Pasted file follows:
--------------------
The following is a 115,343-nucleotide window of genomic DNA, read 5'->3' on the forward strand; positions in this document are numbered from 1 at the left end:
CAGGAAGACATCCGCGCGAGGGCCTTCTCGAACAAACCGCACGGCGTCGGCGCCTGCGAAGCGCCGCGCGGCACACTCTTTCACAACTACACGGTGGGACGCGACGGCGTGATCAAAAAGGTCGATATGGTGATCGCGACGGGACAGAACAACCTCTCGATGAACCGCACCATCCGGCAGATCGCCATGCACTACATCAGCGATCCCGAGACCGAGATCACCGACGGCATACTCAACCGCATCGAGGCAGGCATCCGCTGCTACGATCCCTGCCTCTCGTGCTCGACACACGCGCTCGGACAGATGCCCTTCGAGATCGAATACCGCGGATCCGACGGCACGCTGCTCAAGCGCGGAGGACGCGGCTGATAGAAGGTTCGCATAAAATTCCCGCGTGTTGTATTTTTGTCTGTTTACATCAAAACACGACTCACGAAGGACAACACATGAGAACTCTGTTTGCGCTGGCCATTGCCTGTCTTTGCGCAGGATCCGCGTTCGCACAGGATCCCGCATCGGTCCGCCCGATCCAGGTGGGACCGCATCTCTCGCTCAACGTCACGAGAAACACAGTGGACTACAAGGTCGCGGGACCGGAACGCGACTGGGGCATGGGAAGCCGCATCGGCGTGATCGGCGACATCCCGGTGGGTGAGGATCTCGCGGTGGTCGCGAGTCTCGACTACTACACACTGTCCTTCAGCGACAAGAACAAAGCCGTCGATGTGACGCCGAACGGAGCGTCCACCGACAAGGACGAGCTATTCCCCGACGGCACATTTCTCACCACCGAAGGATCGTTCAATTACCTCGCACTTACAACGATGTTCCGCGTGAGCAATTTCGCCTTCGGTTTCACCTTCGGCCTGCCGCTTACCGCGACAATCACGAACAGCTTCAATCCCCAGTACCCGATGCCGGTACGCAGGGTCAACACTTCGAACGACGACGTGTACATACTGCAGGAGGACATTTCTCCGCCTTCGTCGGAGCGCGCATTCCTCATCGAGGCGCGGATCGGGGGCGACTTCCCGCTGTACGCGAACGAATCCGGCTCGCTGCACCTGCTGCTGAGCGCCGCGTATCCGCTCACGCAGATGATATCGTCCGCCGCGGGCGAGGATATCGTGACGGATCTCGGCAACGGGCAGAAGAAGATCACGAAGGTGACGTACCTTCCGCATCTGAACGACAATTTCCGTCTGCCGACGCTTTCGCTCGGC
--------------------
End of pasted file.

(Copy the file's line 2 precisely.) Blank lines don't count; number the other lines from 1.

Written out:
CAGGAAGACATCCGCGCGAGGGCCTTCTCGAACAAACCGCACGGCGTCGGCGCCTGCGAAGCGCCGCGCGGCACACTCTTTCACAACTACACGGTGGGACGCGACGGCGTGATCAAAAAGGTCGATATGGTGATCGCGACGGGACAGAACAACCTCTCGATGAACCGCACCATCCGGCAGATCGCCATGCACTACATCAGCGATCCCGAGACCGAGATCACCGACGGCATACTCAACCGCATCGAGGCAGGCATCCGCTGCTACGATCCCTGCCTCTCGTGCTCGACACACGCGCTCGGACAGATGCCCTTCGAGATCGAATACCGCGGATCCGACGGCACGCTGCTCAAGCGCGGAGGACGCGGCTGATAGAAGGTTCGCATAAAATTCCCGCGTGTTGTATTTTTGTCTGTTTACATCAAAACACGACTCACGAAGGACAACACATGAGAACTCTGTTTGCGCTGGCCATTGCCTGTCTTTGCGCAGGATCCGCGTTCGCACAGGATCCCGCATCGGTCCGCCCGATCCAGGTGGGACCGCATCTCTCGCTCAACGTCACGAGAAACACAGTGGACTACAAGGTCGCGGGACCGGAACGCGACTGGGGCATGGGAAGCCGCATCGGCGTGATCGGCGACATCCCGGTGGGTGAGGATCTCGCGGTGGTCGCGAGTCTCGACTACTACACACTGTCCTTCAGCGACAAGAACAAAGCCGTCGATGTGACGCCGAACGGAGCGTCCACCGACAAGGACGAGCTATTCCCCGACGGCACATTTCTCACCACCGAAGGATCGTTCAATTACCTCGCACTTACAACGATGTTCCGCGTGAGCAATTTCGCCTTCGGTTTCACCTTCGGCCTGCCGCTTACCGCGACAATCACGAACAGCTTCAATCCCCAGTACCCGATGCCGGTACGCAGGGTCAACACTTCGAACGACGACGTGTACATACTGCAGGAGGACATTTCTCCGCCTTCGTCGGAGCGCGCATTCCTCATCGAGGCGCGGATCGGGGGCGACTTCCCGCTGTACGCGAACGAATCCGGCTCGCTGCACCTGCTGCTGAGCGCCGCGTATCCGCTCACGCAGATGATATCGTCCGCCGCGGGCGAGGATATCGTGACGGATCTCGGCAACGGGCAGAAGAAGATCACGAAGGTGACGTACCTTCCGCATCTGAACGACAATTTCCGTCTGCCGACGCTTTCGCTCGGC